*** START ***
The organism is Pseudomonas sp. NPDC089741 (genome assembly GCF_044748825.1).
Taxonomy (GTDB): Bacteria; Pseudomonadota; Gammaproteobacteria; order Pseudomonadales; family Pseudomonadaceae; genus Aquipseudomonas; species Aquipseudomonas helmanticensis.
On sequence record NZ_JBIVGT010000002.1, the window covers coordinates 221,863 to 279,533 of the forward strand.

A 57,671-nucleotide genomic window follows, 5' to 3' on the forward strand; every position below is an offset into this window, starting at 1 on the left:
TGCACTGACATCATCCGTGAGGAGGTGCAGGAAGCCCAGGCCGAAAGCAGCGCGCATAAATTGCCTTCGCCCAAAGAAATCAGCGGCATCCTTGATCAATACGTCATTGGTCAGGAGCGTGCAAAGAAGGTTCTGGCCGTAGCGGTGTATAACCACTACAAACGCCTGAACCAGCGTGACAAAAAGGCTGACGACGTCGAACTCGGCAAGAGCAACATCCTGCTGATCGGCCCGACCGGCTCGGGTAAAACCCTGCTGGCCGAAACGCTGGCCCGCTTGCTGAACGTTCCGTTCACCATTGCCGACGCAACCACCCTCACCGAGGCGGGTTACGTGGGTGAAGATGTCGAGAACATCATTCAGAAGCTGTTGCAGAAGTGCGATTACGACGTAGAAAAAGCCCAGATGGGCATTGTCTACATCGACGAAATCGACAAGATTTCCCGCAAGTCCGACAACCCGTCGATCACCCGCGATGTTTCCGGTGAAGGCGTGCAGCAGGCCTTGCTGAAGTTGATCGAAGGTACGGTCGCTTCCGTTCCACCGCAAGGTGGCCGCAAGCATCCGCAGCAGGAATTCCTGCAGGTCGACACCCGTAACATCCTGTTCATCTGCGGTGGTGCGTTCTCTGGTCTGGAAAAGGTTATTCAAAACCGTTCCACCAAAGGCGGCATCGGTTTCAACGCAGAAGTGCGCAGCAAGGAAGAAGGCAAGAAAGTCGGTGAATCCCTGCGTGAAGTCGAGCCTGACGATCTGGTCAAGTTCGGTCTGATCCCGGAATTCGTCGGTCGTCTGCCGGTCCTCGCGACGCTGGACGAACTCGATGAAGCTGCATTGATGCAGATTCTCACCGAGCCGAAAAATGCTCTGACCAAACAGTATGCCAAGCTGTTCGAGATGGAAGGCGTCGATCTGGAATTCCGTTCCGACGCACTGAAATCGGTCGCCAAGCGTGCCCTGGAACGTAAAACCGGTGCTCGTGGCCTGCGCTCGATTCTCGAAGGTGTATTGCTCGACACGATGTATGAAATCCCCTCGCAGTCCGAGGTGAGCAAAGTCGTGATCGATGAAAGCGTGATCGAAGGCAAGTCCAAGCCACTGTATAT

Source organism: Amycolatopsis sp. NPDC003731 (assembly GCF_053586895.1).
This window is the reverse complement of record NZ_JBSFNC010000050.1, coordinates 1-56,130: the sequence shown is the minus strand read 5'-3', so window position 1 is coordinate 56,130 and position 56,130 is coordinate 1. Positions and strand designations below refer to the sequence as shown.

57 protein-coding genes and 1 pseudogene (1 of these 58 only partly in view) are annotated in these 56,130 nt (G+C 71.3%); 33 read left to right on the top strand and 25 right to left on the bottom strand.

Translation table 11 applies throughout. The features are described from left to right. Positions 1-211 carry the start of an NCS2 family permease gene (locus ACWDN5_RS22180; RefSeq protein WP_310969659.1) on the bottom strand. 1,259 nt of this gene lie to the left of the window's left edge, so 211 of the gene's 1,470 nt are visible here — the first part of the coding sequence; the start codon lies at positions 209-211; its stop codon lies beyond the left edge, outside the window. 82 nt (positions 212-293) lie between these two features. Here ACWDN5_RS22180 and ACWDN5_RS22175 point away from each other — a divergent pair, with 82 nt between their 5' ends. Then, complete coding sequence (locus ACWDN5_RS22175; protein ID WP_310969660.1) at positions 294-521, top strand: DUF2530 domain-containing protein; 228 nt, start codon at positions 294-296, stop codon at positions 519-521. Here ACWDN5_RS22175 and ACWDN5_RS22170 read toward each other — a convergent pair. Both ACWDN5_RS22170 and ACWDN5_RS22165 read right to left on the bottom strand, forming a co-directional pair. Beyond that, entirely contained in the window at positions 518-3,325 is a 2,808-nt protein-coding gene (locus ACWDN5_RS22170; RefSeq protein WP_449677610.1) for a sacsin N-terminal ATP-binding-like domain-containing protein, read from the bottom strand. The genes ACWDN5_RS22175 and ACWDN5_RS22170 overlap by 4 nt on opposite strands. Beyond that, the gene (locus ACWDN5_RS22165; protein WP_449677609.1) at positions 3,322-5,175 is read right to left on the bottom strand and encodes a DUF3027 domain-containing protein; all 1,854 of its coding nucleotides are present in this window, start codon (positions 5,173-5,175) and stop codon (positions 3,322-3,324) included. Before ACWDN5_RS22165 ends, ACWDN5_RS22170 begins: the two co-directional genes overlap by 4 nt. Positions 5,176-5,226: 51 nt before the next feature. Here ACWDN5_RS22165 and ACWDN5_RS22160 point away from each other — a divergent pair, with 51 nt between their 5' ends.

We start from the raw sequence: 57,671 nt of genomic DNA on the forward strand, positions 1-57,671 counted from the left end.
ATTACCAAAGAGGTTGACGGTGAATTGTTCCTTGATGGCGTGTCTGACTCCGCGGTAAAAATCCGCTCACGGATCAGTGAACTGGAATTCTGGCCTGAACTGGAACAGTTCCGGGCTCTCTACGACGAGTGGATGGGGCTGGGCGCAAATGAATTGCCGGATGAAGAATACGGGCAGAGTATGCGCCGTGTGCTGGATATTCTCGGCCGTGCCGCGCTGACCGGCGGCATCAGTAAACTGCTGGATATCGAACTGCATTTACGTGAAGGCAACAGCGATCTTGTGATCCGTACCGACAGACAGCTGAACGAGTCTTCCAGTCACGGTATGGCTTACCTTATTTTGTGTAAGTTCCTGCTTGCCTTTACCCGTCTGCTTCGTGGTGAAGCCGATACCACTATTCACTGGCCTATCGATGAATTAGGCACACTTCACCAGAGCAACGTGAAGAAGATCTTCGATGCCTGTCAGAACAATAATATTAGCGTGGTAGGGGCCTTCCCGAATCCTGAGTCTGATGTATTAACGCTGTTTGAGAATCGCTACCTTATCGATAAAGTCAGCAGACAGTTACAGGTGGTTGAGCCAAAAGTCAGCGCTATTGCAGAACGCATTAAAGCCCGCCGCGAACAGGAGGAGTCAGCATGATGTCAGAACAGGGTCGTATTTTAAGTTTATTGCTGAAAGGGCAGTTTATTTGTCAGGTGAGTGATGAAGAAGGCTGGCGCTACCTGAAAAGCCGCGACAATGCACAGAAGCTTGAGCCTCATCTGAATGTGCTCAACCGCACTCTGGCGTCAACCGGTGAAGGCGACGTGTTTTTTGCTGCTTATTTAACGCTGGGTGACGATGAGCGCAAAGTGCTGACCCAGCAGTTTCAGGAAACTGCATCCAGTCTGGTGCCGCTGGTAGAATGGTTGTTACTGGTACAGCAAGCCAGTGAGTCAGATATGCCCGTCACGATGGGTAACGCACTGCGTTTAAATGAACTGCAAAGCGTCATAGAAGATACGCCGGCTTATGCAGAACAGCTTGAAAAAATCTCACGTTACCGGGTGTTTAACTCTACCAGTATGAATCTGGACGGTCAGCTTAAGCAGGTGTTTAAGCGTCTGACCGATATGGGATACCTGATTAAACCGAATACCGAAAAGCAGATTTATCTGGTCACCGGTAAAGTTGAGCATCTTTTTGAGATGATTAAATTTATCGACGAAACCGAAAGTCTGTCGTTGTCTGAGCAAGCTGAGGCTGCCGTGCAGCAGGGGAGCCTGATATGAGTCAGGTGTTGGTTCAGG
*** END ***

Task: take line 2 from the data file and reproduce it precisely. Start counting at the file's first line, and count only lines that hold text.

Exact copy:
Taxonomy (GTDB): Bacteria; Pseudomonadota; Gammaproteobacteria; order Pseudomonadales; family Pseudomonadaceae; genus Aquipseudomonas; species Aquipseudomonas helmanticensis.